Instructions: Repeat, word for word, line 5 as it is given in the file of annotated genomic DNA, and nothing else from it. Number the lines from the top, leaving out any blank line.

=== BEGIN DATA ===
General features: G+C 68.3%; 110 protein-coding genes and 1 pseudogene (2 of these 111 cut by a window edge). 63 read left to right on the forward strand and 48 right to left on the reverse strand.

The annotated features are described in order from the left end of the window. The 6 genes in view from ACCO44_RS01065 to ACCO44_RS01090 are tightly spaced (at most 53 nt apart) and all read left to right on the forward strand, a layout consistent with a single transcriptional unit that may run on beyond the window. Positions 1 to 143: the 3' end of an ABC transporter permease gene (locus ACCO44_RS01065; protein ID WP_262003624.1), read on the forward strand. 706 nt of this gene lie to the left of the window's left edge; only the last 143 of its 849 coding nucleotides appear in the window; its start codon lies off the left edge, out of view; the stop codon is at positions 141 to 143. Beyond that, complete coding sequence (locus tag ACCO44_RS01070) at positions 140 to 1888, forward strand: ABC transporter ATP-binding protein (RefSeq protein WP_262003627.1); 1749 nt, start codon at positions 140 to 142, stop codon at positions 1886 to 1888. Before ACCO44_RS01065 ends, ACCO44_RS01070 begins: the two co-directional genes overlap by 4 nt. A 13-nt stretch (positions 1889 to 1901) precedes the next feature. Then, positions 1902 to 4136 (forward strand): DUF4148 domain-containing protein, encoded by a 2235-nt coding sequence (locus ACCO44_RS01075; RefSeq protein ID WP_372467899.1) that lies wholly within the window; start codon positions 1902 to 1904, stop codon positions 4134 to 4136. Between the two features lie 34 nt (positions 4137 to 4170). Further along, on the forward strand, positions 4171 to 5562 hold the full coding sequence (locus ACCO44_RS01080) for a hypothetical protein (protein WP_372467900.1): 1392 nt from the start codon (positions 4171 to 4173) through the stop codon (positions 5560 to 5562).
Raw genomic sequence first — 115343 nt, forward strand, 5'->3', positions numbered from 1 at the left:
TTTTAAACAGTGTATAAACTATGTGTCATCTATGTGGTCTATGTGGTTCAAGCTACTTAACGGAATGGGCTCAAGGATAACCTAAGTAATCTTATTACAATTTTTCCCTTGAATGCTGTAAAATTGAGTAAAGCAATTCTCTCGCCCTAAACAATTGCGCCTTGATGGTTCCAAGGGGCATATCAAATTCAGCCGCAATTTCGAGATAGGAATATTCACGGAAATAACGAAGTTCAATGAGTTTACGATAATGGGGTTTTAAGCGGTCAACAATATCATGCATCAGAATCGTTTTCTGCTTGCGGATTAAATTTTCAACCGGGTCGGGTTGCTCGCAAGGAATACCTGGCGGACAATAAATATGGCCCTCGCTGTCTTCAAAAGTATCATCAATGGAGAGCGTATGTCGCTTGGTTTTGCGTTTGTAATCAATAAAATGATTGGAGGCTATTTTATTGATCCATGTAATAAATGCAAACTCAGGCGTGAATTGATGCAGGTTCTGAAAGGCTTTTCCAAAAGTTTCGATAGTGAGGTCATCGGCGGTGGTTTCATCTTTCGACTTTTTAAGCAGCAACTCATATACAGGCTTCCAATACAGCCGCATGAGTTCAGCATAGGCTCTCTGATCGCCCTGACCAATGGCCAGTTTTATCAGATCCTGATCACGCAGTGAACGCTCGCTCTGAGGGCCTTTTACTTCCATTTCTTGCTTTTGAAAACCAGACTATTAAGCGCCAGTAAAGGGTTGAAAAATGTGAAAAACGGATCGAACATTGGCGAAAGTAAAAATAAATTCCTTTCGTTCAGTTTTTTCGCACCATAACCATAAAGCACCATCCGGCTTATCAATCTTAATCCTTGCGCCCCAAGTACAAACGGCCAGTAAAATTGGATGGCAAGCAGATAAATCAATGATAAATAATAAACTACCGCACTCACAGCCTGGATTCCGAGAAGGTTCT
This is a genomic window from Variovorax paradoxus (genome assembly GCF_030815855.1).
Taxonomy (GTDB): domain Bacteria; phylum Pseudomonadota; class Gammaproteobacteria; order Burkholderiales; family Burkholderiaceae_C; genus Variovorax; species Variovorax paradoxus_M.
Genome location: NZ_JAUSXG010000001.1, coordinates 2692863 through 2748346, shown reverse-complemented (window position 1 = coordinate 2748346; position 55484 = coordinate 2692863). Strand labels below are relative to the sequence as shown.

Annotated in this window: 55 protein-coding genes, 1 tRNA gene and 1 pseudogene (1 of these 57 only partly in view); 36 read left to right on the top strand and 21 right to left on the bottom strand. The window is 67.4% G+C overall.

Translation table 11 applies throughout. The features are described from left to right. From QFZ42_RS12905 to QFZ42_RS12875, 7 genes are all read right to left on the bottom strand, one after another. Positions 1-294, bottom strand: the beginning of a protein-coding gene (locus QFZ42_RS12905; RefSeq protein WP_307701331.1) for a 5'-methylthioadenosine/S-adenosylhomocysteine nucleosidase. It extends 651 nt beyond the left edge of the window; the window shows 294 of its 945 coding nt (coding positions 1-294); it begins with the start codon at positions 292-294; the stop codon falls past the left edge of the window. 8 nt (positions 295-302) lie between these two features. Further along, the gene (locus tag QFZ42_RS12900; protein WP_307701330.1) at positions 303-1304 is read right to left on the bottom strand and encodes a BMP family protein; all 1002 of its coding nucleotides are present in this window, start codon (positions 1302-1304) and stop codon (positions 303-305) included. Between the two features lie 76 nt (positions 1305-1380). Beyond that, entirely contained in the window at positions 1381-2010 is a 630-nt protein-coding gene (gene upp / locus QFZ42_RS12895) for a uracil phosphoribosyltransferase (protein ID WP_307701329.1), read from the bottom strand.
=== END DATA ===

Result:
This is a genomic window from Variovorax paradoxus (genome assembly GCF_030815855.1).